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Strawberry Island Loop Hike

From Oregon Hikers Field Guide

Birkenfeld, South Birkenfeld, Cedar Mt., Aldrich Butte, Table Mt., and Greenleaf Peak from Hamilton Island (bobcat)
Common sneezeweed (Helenium autumnale), Hamilton Island (bobcat)
Signal crayfish (deceased) (Pacifastacus leniusculus), between Hamilton Island and Ives Island (bobcat)
Hamilton Mountain from the west shore of Hamilton Island (bobcat)
The loop described around Hamilton (Strawberry) Island (not a GPS track) (bobcat) Courtesy: Caltopo
  • Start point: Strawberry Island TrailheadRoad.JPG
  • End point: Clark's Viewpoint
  • Trail Log:
  • Hike Type: Loop
  • Distance: 3.2 miles
  • Elevation gain: 150 feet
  • High Point: 165 feet
  • Difficulty: Easy
  • Seasons: All year
  • Family Friendly: Yes
  • Backpackable: No
  • Crowded: No



Trails lead from North Bonneville around Hamilton Island, which was noted as "Strawberry Island" in the journals of Lewis and Clark, who remarked upon the abundance of strawberry runners they saw here. The current name remembers Samuel M. Hamilton, who took out a Land Claim here in 1850 and had a mountain, a creek, and an island named after him (The" island" is now connected to the mainland). This short hike is notable for its views to closeby features in the Washington Gorge, such as Beacon Rock, Hamilton Mountain, and Table Mountain, as well as some unique views across to the the Oregon side, taking in Munra Point directly across and some waterfalls not normally seen except from the Washington side of the river. Cottonwoods fringe part of the island shore, while the interior is mostly a grassy expanse. In the late summer and early fall, low river levels allow adventurous hikers to cross to Ives Island, west of Hamilton Island, and locate the remains of old fishwheels as well as make a much closer approach to Beacon Rock (See the Ives Island Add-on Hike). Also, a trail leads from the east end of the island to join the short walking circuit around the Fort Cascades site.

At the parking area, which is next to a baseball diamond, a sign says “Foul balls. Park at own risk.” Pass behind the information map, and come to the junction with the loop. Make a right on a gravel track for the Rail Pond. There are splendid views of Aldrich Butte, Table Mountain and Hamilton Mountain. A line of cottonwoods and alders separates the trail from the banks of Hamilton Creek on the right. A bench offers a view of Hamilton Mountain, and looking back, Birkenfeld Mountain, South Birkenfeld Mountain, Table Mountain, Greenleaf Peak, Aldrich Butte and Cedar Mountain are all visible. There are also views to Hamilton Creek and Beacon Rock. At the next junction, keep straight, passing the Rail Pond on the left. You'll walk through a brushy area of blackberry, alder and cottonwoods, and at a junction, you can go right for Clark’s Viewpoint. Pass by another a bench looking over Hamilton Creek and arrive at a second bench at the west point of the island. There’s a view ahead to Beacon Rock; Pierce Island is straight ahead behind Ives Island, which is to the left.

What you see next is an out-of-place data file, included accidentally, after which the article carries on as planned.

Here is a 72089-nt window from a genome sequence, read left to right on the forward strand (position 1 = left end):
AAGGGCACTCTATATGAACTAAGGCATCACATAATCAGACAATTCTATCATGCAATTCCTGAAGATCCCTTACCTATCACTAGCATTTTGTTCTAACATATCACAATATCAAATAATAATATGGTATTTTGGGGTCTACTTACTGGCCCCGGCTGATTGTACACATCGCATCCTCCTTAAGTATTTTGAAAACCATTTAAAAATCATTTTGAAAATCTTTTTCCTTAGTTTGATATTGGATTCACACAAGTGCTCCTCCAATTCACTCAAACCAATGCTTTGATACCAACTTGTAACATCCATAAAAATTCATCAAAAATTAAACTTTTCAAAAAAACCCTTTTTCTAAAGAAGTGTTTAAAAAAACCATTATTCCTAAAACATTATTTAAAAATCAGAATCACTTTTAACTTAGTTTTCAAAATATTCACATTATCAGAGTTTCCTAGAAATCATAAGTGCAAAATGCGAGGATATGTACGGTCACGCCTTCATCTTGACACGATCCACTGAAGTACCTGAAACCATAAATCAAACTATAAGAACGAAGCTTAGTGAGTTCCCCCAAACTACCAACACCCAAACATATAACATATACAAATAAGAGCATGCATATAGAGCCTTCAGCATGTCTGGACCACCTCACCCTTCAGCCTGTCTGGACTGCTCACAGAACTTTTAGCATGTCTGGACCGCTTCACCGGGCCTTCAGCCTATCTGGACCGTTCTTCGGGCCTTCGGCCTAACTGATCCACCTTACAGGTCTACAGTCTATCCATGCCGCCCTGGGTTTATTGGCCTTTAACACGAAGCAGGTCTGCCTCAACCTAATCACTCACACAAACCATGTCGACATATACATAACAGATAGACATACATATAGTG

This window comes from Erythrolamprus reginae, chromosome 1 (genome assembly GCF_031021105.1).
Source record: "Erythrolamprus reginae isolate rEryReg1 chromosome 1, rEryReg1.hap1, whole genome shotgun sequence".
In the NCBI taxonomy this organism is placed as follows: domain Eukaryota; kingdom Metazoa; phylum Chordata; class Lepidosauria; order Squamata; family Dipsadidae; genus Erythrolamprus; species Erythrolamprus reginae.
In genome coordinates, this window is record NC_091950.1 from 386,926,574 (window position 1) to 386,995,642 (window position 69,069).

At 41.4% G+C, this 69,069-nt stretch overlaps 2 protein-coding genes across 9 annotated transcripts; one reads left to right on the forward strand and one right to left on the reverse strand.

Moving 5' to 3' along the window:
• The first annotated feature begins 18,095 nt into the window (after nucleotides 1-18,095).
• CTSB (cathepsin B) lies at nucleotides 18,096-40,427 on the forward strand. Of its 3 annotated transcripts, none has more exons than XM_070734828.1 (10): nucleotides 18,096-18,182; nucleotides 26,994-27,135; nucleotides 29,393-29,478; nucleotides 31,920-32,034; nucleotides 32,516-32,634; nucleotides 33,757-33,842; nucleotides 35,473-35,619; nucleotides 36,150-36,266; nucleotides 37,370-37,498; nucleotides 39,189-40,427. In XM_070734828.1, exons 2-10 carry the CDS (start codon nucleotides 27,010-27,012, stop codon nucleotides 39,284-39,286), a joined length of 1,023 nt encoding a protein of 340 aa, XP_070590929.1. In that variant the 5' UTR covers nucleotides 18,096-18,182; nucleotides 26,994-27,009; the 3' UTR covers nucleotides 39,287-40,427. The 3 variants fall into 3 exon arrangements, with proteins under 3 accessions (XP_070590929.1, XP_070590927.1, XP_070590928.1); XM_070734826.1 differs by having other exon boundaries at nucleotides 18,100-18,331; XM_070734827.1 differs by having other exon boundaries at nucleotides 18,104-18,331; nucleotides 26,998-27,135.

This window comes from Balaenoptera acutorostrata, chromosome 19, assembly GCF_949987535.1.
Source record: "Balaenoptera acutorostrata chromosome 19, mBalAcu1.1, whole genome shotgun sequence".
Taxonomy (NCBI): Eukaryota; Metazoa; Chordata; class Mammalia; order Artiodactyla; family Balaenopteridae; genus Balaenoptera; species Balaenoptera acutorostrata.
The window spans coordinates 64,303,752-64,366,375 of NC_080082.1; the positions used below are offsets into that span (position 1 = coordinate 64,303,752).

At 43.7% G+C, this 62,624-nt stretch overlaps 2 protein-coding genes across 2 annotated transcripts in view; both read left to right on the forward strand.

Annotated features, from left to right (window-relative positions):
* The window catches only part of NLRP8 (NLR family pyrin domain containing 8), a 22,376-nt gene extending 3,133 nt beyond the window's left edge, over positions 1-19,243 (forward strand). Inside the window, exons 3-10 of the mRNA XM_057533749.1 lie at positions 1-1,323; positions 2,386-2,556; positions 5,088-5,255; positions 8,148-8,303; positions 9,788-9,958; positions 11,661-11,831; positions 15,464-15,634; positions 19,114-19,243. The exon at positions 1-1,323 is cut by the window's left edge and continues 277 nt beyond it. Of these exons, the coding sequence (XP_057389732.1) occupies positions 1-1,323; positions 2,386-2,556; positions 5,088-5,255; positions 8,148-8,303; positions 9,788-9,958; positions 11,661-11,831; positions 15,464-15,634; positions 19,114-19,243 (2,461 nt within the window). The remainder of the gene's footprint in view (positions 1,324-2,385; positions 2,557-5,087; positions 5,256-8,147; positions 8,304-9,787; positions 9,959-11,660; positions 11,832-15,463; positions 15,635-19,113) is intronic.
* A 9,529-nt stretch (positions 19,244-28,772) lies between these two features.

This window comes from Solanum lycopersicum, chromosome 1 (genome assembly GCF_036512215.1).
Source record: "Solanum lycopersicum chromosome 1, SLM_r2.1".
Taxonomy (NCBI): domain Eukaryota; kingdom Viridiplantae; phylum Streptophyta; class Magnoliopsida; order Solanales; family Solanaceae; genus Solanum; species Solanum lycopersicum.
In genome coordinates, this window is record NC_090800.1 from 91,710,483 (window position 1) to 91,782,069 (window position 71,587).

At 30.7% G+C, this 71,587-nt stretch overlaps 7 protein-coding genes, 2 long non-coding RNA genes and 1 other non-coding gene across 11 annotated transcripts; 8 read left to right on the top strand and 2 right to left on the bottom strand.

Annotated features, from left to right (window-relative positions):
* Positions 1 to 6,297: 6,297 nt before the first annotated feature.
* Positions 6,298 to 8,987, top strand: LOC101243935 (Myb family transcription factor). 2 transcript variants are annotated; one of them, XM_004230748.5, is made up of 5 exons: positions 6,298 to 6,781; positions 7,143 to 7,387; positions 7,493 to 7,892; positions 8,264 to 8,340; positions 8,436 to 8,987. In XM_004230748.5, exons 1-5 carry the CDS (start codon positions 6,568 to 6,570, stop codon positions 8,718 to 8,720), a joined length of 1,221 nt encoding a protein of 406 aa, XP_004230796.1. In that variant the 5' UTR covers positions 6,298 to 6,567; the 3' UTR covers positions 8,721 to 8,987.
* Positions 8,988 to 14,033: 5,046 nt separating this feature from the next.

Head back to the junction and go right. The Rail Pond is to the left, and then there are views of the Washington mountains. At a junction, go right to get a good view of Beacon Rock from the banks of the Columbia: it is from here that you can cross to Ives Island at times of low water (In late summer/early fall: See the Ives Island Add-on Hike); if the water is exceptionally low, you can also make it to Pierce Island. You'll notice waterfalls usually hidden from view pouring down on the Oregon side on the basalt face between McCord Creek and Moffett Creek and also some falls plunging directly into the river. At the next trail junction, proceed right on the “Fishing Access Road.” Pass along a blackberry alley and, where the road becomes overgrown, drop down and hike along the top of the river bank. There are good views of the Oregon shore and the Moffett Creek freeway bridges. Look for, and possibly hear, sea lions cavorting and fishing in the river below the Bonneville Dam. Reach the Hamilton Island Trailhead, which also has a restroom that is may be of questionable cleanliness (About 450 yards before the trailhead is probably the best point for access to Ives Island in September/October. See the Ives Island Add-on Hike).

From here, rather than walk along the road, cut up the boggy hillside to the Bench Trail and go right. At a junction, continue up to the top of the hill, where you will find a square of benches. There are great views up and down the river. Returning, keep left on the Bench Trail. The grassy track jinks left at a line of boulders and then heads downhill to a four-way junction. Across the road is a trail that will connect you with Fort Cascades. Going left takes you back up to the viewpoint. Continue straight and around the base of the hill to the left on a gravel road track. You will walk past some new homes and return to the trailhead.

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Trip Reports

Related Discussions / Q&A

Guidebooks that cover this hike

  • Columbia Gorge Getaways by Laura O. Foster
  • Day Hiking: Columbia River Gorge by Craig Romano
  • Take a Walk: Portland by Brian Barker
  • Curious Gorge by Scott Cook (fishwheels)

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Oregon Hikers Field Guide is built as a collaborative effort by its user community. While we make every effort to fact-check, information found here should be considered anecdotal. You should cross-check against other references before planning a hike. Trail routing and conditions are subject to change. Please contact us if you notice errors on this page.

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